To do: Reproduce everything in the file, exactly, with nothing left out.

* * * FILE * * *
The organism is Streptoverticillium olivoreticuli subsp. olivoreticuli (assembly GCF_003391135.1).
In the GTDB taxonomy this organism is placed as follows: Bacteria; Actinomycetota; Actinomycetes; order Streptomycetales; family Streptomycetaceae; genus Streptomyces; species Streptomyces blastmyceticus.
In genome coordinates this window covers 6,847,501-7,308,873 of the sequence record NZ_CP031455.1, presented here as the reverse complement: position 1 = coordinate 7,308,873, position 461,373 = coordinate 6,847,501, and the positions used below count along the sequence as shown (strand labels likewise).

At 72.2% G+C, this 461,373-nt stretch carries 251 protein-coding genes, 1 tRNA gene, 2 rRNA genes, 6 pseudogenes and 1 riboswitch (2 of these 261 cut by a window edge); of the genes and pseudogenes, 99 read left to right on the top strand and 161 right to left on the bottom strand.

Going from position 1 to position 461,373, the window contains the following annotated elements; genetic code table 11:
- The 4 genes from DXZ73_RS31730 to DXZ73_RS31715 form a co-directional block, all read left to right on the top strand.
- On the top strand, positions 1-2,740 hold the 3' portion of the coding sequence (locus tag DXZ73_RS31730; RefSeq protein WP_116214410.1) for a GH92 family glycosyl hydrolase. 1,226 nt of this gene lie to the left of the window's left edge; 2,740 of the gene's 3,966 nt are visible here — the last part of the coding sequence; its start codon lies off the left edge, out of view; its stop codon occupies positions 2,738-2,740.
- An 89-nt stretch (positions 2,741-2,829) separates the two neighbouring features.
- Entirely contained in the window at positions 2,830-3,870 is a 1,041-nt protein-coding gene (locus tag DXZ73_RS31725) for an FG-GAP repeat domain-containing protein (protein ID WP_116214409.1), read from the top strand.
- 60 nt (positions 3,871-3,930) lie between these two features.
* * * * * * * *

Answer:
The organism is Streptoverticillium olivoreticuli subsp. olivoreticuli (assembly GCF_003391135.1).
In the GTDB taxonomy this organism is placed as follows: Bacteria; Actinomycetota; Actinomycetes; order Streptomycetales; family Streptomycetaceae; genus Streptomyces; species Streptomyces blastmyceticus.
In genome coordinates this window covers 6,847,501-7,308,873 of the sequence record NZ_CP031455.1, presented here as the reverse complement: position 1 = coordinate 7,308,873, position 461,373 = coordinate 6,847,501, and the positions used below count along the sequence as shown (strand labels likewise).

At 72.2% G+C, this 461,373-nt stretch carries 251 protein-coding genes, 1 tRNA gene, 2 rRNA genes, 6 pseudogenes and 1 riboswitch (2 of these 261 cut by a window edge); of the genes and pseudogenes, 99 read left to right on the top strand and 161 right to left on the bottom strand.

Going from position 1 to position 461,373, the window contains the following annotated elements; genetic code table 11:
- The 4 genes from DXZ73_RS31730 to DXZ73_RS31715 form a co-directional block, all read left to right on the top strand.
- On the top strand, positions 1-2,740 hold the 3' portion of the coding sequence (locus tag DXZ73_RS31730; RefSeq protein WP_116214410.1) for a GH92 family glycosyl hydrolase. 1,226 nt of this gene lie to the left of the window's left edge; 2,740 of the gene's 3,966 nt are visible here — the last part of the coding sequence; its start codon lies off the left edge, out of view; its stop codon occupies positions 2,738-2,740.
- An 89-nt stretch (positions 2,741-2,829) separates the two neighbouring features.
- Entirely contained in the window at positions 2,830-3,870 is a 1,041-nt protein-coding gene (locus tag DXZ73_RS31725) for an FG-GAP repeat domain-containing protein (protein ID WP_116214409.1), read from the top strand.
- 60 nt (positions 3,871-3,930) lie between these two features.